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Thursday, 4 May, 2000, 17:10 GMT 18:10 UK
Plea to save girl babies
Women outside Taj Mahal
Cultural traditions favouring boys over girls die hard
By Helen Sewell of the BBC science unit

Doctors in India are calling for international help to prevent two million abortions they say are carried out each year because the unborn babies are female.

Terminating a pregnancy purely because of the sex of a child is illegal in India.

But many mothers want boys not girls, and the Indian Medical Association says the law is almost impossible to uphold.

Baby
The law is almost impossible to enforce

In some sections of Indian society, having daughters is less acceptable than having sons.

Dr V Parameshvara, a former president of the Indian Medical Association, says intrinsically women have a lower status in India than men.

He says girls can bring economic and social burdens to a family, and rather than bring children into the world to be ill-treated by a patriarchal society, expectant mothers prefer to abort their female babies.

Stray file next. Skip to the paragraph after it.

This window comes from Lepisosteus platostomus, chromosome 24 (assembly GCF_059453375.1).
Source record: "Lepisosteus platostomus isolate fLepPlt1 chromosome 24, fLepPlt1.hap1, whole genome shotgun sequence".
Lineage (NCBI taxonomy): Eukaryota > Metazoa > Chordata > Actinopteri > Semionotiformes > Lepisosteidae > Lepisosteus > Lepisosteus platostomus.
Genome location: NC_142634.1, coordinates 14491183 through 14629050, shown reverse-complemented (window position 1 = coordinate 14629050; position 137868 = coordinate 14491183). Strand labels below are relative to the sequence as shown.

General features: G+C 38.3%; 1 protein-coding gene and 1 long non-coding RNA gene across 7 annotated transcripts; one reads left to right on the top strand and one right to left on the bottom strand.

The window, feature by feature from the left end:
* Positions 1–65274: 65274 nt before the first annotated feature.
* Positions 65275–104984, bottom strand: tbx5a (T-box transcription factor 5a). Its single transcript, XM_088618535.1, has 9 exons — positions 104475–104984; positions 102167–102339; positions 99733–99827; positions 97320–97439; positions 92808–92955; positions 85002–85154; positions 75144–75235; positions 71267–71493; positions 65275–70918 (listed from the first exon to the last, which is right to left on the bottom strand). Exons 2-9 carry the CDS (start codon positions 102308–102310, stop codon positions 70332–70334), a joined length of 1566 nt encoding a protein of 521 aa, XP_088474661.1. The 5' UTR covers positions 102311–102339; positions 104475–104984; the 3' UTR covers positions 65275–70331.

The proportion of females to males in India has been going down since the beginning of the 20th century, with up to 50m fewer women in the population than expected.

In recent years, the ratio has dropped dramatically.

Dr Parameshvara says there has been a long-standing tradition in some circles of killing girl babies just after birth.

But because technology now allows mothers to know the sex of their child before it is born, terminations have become widespread.

Dr Parameshvara claims that a law introduced specifically to prevent abortions because of the sex of the unborn child is being ignored throughout the country.

The Indian Medical Association is urging international colleagues at the World Medical Association to support a campaign against female feticide and female infanticide to rid India of what it calls "this social evil".

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See also:

11 Nov 99 | South Asia
India introduces women's bill
27 Sep 99 | South Asia
Woman power in India's villages
27 Jul 99 | South Asia
TB meeting targets women
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